Author(s): Paula Boock
When Louie and Willa first meet, they don't know their lives will soon be changed forever.
Self-assured Louie is gearing up for another successful year in high school, starring in a production of Twelfth Night and running the Comedy Club. Kicked out of her last school and still stinging from a past relationship, Willa wants only to get through her final year at school quietly so she can graduate and become a chef. More than anything, she wants to be left alone.
But each girl unexpectedly finds that plans mean nothing when it comes to love. Louie discovers that everything she was sure of-acceptance, faith, and identity-are not what they had seemed. And Willa finds herself suddenly willing to take another chance.
'New Zealand author Boock traces the developing lesbian romance between two high school seniors in an ultimately uplifting novel. The two are from different social strata: Louie quotes Shakespeare and poetry and comes from a conservative, upper-middle-class background, while newcomer Willa, still suffering from the repercussions of an ill-fated first relationship with another girl, lives above a pub. Told in a third-person narrative that alternates between the two characters' points of view, the book offers a frank appraisal of the girls' initial attraction, passions and the conflicts of dealing with a variety of outsiders--parents, friends, co-workers, etc. When Louie's mother discovers the two girls in bed together in Louie's room, she forbids Louie to see Willa. After a rather prolonged period of suffering and soul-searching, they are able to reunite. Although Boock's intense narrative crosses into melodrama and occasionally plants an important scene offstage, teens who are curious about or struggling with questions of sexual identity will find reassurance in these pages. The characters' interactions with Louie's father and priest, and Willa's conversations with her own mother, convey an empathy and tolerance strong enough to counterbalance the intolerance the lovers face from everyone else. Ages 12-up.' --Publishers Weekly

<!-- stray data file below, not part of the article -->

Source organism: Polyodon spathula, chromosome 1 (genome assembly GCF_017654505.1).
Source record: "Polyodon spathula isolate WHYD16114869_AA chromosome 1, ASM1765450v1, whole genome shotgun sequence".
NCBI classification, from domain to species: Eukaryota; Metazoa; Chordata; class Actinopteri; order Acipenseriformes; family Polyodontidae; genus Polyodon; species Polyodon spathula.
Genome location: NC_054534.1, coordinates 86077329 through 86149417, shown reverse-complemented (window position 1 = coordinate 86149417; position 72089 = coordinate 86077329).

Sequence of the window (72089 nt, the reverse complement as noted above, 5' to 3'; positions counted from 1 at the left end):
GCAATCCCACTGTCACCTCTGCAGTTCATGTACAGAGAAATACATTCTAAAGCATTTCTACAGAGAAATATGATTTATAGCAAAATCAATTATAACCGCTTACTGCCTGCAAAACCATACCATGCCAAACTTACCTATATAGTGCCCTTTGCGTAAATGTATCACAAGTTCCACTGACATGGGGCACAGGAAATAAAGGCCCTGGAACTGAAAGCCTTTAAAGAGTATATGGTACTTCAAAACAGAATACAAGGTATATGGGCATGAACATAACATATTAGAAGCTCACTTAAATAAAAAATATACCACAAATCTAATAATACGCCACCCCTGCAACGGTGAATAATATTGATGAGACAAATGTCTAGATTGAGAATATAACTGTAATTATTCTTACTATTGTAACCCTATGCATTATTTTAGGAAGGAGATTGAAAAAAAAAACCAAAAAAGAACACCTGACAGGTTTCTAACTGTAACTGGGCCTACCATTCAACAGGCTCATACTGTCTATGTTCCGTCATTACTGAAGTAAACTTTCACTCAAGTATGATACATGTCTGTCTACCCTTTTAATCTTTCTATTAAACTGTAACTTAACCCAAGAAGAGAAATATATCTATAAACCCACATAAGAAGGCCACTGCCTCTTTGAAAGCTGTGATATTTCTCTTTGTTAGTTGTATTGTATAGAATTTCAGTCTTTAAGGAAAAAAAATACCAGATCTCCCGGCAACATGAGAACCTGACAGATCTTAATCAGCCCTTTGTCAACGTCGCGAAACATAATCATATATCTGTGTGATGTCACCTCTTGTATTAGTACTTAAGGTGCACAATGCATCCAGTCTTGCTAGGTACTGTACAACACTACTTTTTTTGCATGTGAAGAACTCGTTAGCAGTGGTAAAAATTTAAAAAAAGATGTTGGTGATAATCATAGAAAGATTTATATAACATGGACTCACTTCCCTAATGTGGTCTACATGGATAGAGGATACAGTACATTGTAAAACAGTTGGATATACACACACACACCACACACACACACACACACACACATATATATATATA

"[A] steamy, brilliant girl-on-girl romance,"--Kirkus
'Louie Angelo is rarely at a loss for words. Actress, extrovert, comedienne, she is well suited for the legal career she is planning. When she meets strong-minded Willa, her worldview and sense of self are forever altered. Louie must cope with her mother's chilly suspicion, societal disapproval, and religious condemnation. Willa, though secure with her identity, is recovering from a disastrous relationship with another girl whose fundamentalist family accused her of being a corrupting influence. While their problems are not instantly resolved, readers know that these teens have made a commitment to be open about their homosexuality. Both Louie and Willa are nicely articulated, and while the New Zealand locale and language differences may challenge some YAs, the emotions ring true and bridge the culture gap. Sexuality is sensitively yet realistically portrayed. Boock's courageous confrontation of the issues of homosexuality and religion, unique characters, and a talent for truth set this novel apart.' --Jennifer A. Fakolt, Library Journal